147 results found
Obika BD, Dolezova N, Ponzo S, et al., 2021, Implementation of a mHealth solution to remotely monitor patients on a cardiac surgical waiting list: service evaluation., JAMIA Open, Vol: 4
Background: The emergence of COVID-19 resulted in postponement of nonemergent surgical procedures for cardiac patients in London. mHealth represented a potentially viable mechanism for highlighting deteriorating patients on the lengthened cardiac surgical waiting lists. Objective: To evaluate the deployment of a digital health solution to support continuous triaging of patients on a cardiac surgical waiting list. Method: An NHS trust utilized an app-based mHealth solution (Huma Therapeutics) to help gather vital information on patients awaiting cardiac surgery (valvular and coronary surgery). Patients at a tertiary cardiac center on a waiting list for elective surgery were given the option to be monitored remotely via a mobile app until their date of surgery. Patients were asked to enter their symptoms once a week. The clinical team monitored this information remotely, prompting intervention for those patients who needed it. Results: Five hundred and twenty-five patients were on boarded onto the app. Of the 525 patients using the solution, 51 (9.71%) were identified as at risk of deteriorating based on data captured via the remote patient monitoring platform and subsequently escalated to their respective consultant. 81.7% of patients input at least one symptom after they were on boarded on the platform. Discussion: Although not a generalizable study, this change in practice clearly demonstrates the feasibility and potential benefit digital remote patient monitoring can have in triaging large surgical wait lists, ensuring those that need care urgently receive it. We recommend further study into the potential beneficial outcomes from preoperative cardiac mHealth solutions.
Shi R, Chen Z, Pope MTB, et al., 2021, Individualized ablation strategy to treat persistent atrial fibrillation: Core-to-boundary approach guided by charge-density mapping, HEART RHYTHM, Vol: 18, Pages: 862-870, ISSN: 1547-5271
Maclean E, Simon R, Ang R, et al., 2021, A multi-center experience of ablation index for evaluating lesion delivery in typical atrial flutter, PACE-PACING AND CLINICAL ELECTROPHYSIOLOGY, Vol: 44, Pages: 1039-1046, ISSN: 0147-8389
Ma Y, Zaman JAB, Shi R, et al., 2021, Spectral characterization and impact of stepwise ablation protocol including LAA electrical isolation on persistent AF, PACE-PACING AND CLINICAL ELECTROPHYSIOLOGY, Vol: 44, Pages: 318-326, ISSN: 0147-8389
Boyalla V, Jarman JWE, Markides V, et al., 2021, Internationally validated score to predict the outcome of non-paroxysmal atrial fibrillation ablation: the 'FLAME score', OPEN HEART, Vol: 8, ISSN: 2053-3624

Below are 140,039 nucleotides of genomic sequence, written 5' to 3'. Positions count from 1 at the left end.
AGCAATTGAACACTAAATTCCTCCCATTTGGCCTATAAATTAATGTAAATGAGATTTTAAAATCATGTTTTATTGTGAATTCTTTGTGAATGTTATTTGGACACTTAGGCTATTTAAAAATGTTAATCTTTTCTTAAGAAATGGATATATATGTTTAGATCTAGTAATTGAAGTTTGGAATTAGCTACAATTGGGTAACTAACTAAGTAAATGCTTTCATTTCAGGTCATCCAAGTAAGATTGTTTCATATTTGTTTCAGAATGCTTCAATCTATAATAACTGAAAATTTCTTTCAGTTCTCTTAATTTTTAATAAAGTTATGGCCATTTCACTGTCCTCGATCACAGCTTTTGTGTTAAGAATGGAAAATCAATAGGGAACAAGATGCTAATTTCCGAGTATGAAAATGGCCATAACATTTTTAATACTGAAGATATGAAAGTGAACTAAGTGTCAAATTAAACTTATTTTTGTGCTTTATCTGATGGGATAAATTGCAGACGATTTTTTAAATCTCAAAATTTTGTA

Haldar S, Khan HR, Boyalla V, et al., 2020, Catheter ablation vs. thoracoscopic surgical ablation in long-standing persistent atrial fibrillation: CASA-AF randomized controlled trial., European Heart Journal, Vol: 41, Pages: 4471-4480, ISSN: 0195-668X
AIMS: Long-standing persistent atrial fibrillation (LSPAF) is challenging to treat with suboptimal catheter ablation (CA) outcomes. Thoracoscopic surgical ablation (SA) has shown promising efficacy in atrial fibrillation (AF). This multicentre randomized controlled trial tested whether SA was superior to CA as the first interventional strategy in de novo LSPAF. METHODS AND RESULTS: We randomized 120 LSPAF patients to SA or CA. All patients underwent predetermined lesion sets and implantable loop recorder insertion. Primary outcome was single procedure freedom from AF/atrial tachycardia (AT) ≥30 s without anti-arrhythmic drugs at 12 months. Secondary outcomes included clinical success (≥75% reduction in AF/AT burden); procedure-related serious adverse events; changes in patients' symptoms and quality-of-life scores; and cost-effectiveness. At 12 months, freedom from AF/AT was recorded in 26% (14/54) of patients in SA vs. 28% (17/60) in the CA group [OR 1.128, 95% CI (0.46-2.83), P = 0.83]. Reduction in AF/AT burden ≥75% was recorded in 67% (36/54) vs. 77% (46/60) [OR 1.13, 95% CI (0.67-4.08), P = 0.3] in SA and CA groups, respectively. Procedure-related serious adverse events within 30 days of intervention were reported in 15% (8/55) of patients in SA vs. 10% (6/60) in CA, P = 0.46. One death was reported after SA. Improvements in AF symptoms were greater following CA. Over 12 months, SA was more expensive and provided fewer quality-adjusted life-years (QALYs) compared with CA (0.78 vs. 0.85, P = 0.02). CONCLUSION: Single procedure thoracoscopic SA is not superior to CA in treating LSPAF. Catheter ablation provided greater improvements in symptoms and accrued significantly more QALYs during follow-up than SA. CLINICAL TRIAL REGISTRATION: ISRCTN18250790 and ClinicalTrials.gov: NCT02755688.
Wu J-T, Zaman JAB, Yakupoglu HY, et al., 2020, Catheter Ablation of Atrial Fibrillation in Patients With Functional Mitral Regurgitation and Left Ventricular Systolic Dysfunction, FRONTIERS IN CARDIOVASCULAR MEDICINE, Vol: 7, ISSN: 2297-055X
Gue YX, Kanji R, Markides V, et al., 2020, Angiotensin Converting Enzyme 2 May Mediate Disease Severity In COVID-19, AMERICAN JOURNAL OF CARDIOLOGY, Vol: 130, Pages: 161-162, ISSN: 0002-9149
Shi R, Chen Z, Butcher C, et al., 2020, Diverse activation patterns during persistent atrial fibrillation by noncontact charge-density mapping of human atrium, JOURNAL OF ARRHYTHMIA, Vol: 36, Pages: 692-702, ISSN: 1880-4276